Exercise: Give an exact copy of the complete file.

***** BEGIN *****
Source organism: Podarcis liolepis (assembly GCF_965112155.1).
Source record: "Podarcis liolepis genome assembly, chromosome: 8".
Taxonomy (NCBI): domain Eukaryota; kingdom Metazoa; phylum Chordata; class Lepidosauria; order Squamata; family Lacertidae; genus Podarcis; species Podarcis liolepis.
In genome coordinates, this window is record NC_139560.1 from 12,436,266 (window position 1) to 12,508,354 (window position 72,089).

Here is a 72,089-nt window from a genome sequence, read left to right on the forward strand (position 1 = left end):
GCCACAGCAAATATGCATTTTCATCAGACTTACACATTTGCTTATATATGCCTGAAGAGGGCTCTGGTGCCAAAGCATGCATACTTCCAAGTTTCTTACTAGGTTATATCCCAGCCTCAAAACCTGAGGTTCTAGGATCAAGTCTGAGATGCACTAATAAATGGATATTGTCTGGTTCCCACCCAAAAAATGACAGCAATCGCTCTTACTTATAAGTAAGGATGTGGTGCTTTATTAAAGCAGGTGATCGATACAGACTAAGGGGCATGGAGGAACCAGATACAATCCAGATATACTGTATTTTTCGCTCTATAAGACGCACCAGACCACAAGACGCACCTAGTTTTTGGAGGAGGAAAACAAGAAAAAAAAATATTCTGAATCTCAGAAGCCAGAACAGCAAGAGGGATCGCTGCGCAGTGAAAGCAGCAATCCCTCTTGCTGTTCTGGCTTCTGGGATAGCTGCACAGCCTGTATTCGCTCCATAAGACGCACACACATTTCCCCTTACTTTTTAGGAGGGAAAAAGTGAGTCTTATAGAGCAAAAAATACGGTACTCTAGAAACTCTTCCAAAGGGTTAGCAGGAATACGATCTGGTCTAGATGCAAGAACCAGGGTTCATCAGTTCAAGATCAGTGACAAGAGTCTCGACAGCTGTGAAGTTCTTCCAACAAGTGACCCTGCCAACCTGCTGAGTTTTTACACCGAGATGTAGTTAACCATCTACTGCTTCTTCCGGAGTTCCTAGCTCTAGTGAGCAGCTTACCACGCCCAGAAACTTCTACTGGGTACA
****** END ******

Source organism: Podarcis liolepis (assembly GCF_965112155.1).
Source record: "Podarcis liolepis genome assembly, chromosome: 8".
Taxonomy (NCBI): domain Eukaryota; kingdom Metazoa; phylum Chordata; class Lepidosauria; order Squamata; family Lacertidae; genus Podarcis; species Podarcis liolepis.
In genome coordinates, this window is record NC_139560.1 from 12,436,266 (window position 1) to 12,508,354 (window position 72,089).

Here is a 72,089-nt window from a genome sequence, read left to right on the forward strand (position 1 = left end):
GCCACAGCAAATATGCATTTTCATCAGACTTACACATTTGCTTATATATGCCTGAAGAGGGCTCTGGTGCCAAAGCATGCATACTTCCAAGTTTCTTACTAGGTTATATCCCAGCCTCAAAACCTGAGGTTCTAGGATCAAGTCTGAGATGCACTAATAAATGGATATTGTCTGGTTCCCACCCAAAAAATGACAGCAATCGCTCTTACTTATAAGTAAGGATGTGGTGCTTTATTAAAGCAGGTGATCGATACAGACTAAGGGGCATGGAGGAACCAGATACAATCCAGATATACTGTATTTTTCGCTCTATAAGACGCACCAGACCACAAGACGCACCTAGTTTTTGGAGGAGGAAAACAAGAAAAAAAAATATTCTGAATCTCAGAAGCCAGAACAGCAAGAGGGATCGCTGCGCAGTGAAAGCAGCAATCCCTCTTGCTGTTCTGGCTTCTGGGATAGCTGCACAGCCTGTATTCGCTCCATAAGACGCACACACATTTCCCCTTACTTTTTAGGAGGGAAAAAGTGAGTCTTATAGAGCAAAAAATACGGTACTCTAGAAACTCTTCCAAAGGGTTAGCAGGAATACGATCTGGTCTAGATGCAAGAACCAGGGTTCATCAGTTCAAGATCAGTGACAAGAGTCTCGACAGCTGTGAAGTTCTTCCAACAAGTGACCCTGCCAACCTGCTGAGTTTTTACACCGAGATGTAGTTAACCATCTACTGCTTCTTCCGGAGTTCCTAGCTCTAGTGAGCAGCTTACCACGCCCAGAAACTTCTACTGGGTACA